Jules: Patron Saint of Snarky PR Ladies

I might be too honest. It’s only Wednesday and I have had to walk away from three paying clients because my gut kicked in and told me it just was not right. One was a client looking for a level of expertise in a specific area that I do not have. I could get it, but not fast enough to credibly pitch myself. I ended up directing them to an agency in their area. Someone asked why I didn’t just take the work and then hire someone with the expertise. Ummm…because that would be lying.

Another client wanted me to pitch something “innovative, revolutionary and groundbreaking” (possibly even unique) but twelve seconds on Google proved that it was none of those. “Well, just say that we are and then later we’ll explain that we were one of the first doing it.” Ummm…telling journalists something I know is exaggerated just to get them to talk to my client would be lying.

The last client expected a lot of work from me, but when I got into it, there really was not much there to do. We agreed on a set monthly fee, but I had to send an email suggesting a lower rate because I was not doing all of the work that had been originally discussed. The little devil on my shoulder was saying something about just bill it, but I couldn’t, even though I know they are going to question the entire project based on my recommendations. Billing clients for work I could do but they don’t need, even though I know there are people who would do it without a second thought, is lying.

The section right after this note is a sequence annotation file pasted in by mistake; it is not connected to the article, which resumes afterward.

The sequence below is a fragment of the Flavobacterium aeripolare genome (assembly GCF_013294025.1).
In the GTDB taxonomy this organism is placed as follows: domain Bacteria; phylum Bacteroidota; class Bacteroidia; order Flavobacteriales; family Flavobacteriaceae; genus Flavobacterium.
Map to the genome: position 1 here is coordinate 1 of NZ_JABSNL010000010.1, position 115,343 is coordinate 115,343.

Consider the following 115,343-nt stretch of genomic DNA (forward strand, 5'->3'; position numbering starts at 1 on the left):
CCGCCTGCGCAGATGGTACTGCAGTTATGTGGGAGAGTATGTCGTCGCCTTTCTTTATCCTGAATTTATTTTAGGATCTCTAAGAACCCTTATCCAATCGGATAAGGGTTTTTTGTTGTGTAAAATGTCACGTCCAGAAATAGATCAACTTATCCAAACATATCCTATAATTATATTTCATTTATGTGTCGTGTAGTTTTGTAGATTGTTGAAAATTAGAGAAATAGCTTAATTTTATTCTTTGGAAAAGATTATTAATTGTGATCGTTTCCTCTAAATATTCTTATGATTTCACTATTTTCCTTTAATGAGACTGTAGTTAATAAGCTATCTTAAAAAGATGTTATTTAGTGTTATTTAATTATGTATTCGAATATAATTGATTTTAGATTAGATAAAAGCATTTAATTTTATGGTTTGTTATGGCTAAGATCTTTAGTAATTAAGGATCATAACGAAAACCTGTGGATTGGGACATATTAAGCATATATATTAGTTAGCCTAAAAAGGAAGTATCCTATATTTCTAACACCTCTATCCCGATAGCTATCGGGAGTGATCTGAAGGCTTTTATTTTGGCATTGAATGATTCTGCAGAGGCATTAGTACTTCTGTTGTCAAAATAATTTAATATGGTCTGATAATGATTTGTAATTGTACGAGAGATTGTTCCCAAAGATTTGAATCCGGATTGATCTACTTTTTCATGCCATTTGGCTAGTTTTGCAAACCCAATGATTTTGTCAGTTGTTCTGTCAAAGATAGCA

Honesty may not pay, but dishonesty doesn’t either, so if I am going to be broke, I might as well feel good about myself. But in this new world, with so many people facing economic pressure, I wonder how we will get to a place of more transparency, not less. With Facebook secretly (well, not any more) hiring PR firms to smear competitors and male writers posing as Syrian lesbian bloggers, I am not sure that truth is everyone’s goal. Maybe it is overrated and I just need to be part of the cool crowd because everyone is doing it. Or maybe I’ll stick with following my gut. Either way, clients, be forewarned: I may not be Saint Eligious, but I will call you out on lapses in transparency faster than you can say “Snarky PR Lady.”

And call me if you have something truly innovative to pitch.